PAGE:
The Office of High Energy Physics promotes a broad, long term U.S. particle physics program centered on five science drivers that are intertwined, possibly more deeply than is currently understood. These compelling lines of inquiry show great promise for discovery over the next 10 to 20 years.
|Use the Higgs boson as a new tool for discovery |
The recently discovered Higgs boson is a form of matter never before observed, and it is mysterious. What principles determine its effects on other particles? How does it interact with neutrinos or with dark matter? Is there one Higgs particle or many? Is the new particle really fundamental, or is it composed of others? The Higgs boson offers a unique portal into the laws of nature.
|Pursue the physics associated with neutrino mass |
Neutrino physics has progressed dramatically over the past two decades, propelled by the surprising discoveries that neutrinos have mass and that they change between types as they travel. A diverse research program exploiting particle astrophysics, accelerator and reactor experiments has uncovered a new landscape in neutrino physics, with a promising future for continued discovery. Recent results indicate that answers to some of the most significant questions about neutrinos lie within reach of the next generation of experiments. Physicists now know that neutrinos exist in three types and that they oscillate, i.e., they change type as they move in space and time. The observed oscillations imply that neutrinos have masses. Many aspects of neutrino physics are puzzling, and the experimental picture is incomplete. Future experiments will address the questions: What is the origin of neutrino mass? How are the masses ordered (referred to as mass hierarchy)? What are the masses? Do neutrinos and antineutrinos oscillate differently? Are there additional neutrino types or interactions? Are neutrinos their own antiparticles?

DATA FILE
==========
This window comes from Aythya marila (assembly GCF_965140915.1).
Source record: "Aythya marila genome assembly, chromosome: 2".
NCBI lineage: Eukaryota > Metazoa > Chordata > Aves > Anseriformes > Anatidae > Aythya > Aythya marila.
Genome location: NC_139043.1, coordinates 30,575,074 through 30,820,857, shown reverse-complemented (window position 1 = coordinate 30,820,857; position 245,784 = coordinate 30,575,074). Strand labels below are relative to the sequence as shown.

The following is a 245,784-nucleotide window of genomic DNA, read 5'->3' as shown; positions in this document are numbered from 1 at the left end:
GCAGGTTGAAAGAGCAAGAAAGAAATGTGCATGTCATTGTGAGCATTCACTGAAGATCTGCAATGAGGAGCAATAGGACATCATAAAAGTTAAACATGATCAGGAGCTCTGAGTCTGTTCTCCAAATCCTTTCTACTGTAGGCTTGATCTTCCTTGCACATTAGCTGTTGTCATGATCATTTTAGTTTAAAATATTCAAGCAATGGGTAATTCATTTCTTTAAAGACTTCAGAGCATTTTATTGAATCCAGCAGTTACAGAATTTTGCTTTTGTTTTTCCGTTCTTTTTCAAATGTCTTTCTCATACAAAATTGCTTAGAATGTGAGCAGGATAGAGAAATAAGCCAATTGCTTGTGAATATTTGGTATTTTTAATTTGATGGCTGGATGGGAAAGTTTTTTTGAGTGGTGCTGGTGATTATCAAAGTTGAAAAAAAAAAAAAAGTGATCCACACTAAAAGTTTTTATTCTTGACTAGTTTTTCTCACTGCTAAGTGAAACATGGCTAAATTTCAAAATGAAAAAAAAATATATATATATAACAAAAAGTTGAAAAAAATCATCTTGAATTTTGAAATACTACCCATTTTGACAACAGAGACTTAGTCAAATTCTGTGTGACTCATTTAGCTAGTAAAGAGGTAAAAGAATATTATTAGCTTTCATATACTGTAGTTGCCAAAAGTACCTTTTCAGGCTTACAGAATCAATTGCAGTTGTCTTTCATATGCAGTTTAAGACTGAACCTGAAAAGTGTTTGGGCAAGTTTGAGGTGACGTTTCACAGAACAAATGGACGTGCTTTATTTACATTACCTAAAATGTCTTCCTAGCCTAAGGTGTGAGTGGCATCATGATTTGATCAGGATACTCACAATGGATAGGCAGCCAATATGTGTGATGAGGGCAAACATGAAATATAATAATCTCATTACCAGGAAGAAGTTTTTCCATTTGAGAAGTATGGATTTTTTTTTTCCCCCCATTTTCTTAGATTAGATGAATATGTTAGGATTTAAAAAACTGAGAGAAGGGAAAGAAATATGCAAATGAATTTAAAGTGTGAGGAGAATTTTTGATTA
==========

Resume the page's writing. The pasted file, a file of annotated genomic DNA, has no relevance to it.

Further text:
|Identify the new physics of dark matter |
Astrophysical observations imply that the known particles of the Standard Model make up only about one-sixth of the total matter in the Universe. The rest is dark matter. Dark matter is presumed to consist of one or more kinds of new particles. The properties of these particles, which are all around us, are unknown. Dark matter represents a bizarre shadow world of fundamental particles that are both omnipresent and largely imperceptible. Experiments are poised to reveal the identity of dark matter, a discovery that would transform the field of particle physics, advancing the understanding of the basic building blocks of the Universe.
|Understand cosmic acceleration: dark energy and inflation |
Armed with the dual tools of telescopes that peer back in time and high-energy accelerators that study elementary particles, scientists have pieced together a story of the origin and evolution of the Universe. An important part of this story is the existence of two periods during which the expansion of the Universe accelerated. A primordial epoch of acceleration, called inflation, occurred during the first fraction of a second of existence. The cause of this inflation is unknown but may have involved currently unexplored physics at ultra-high energies. A second distinct epoch of accelerated expansion began about nine billion years later and continues today. This expansion is presumed to be driven by some kind of dark energy, which could be related to Einstein?s cosmological constant, or driven by a different type of dark energy that evolves with time.
|Explore the unknown: new particles, interactions, and physical principles |
There are clear indicators of new phenomena awaiting discovery beyond those motivating the other four drivers. Particle physics is a discovery science defined by the search for new particles and new interactions, and by tests of physical principles. The tools for this search are varied and include very high-energy beams of protons and electrons, intense beams of protons, and cosmic sources of ultra high-energy particles. The searches take two basic forms: directly producing and indirectly detecting evidence for new particles.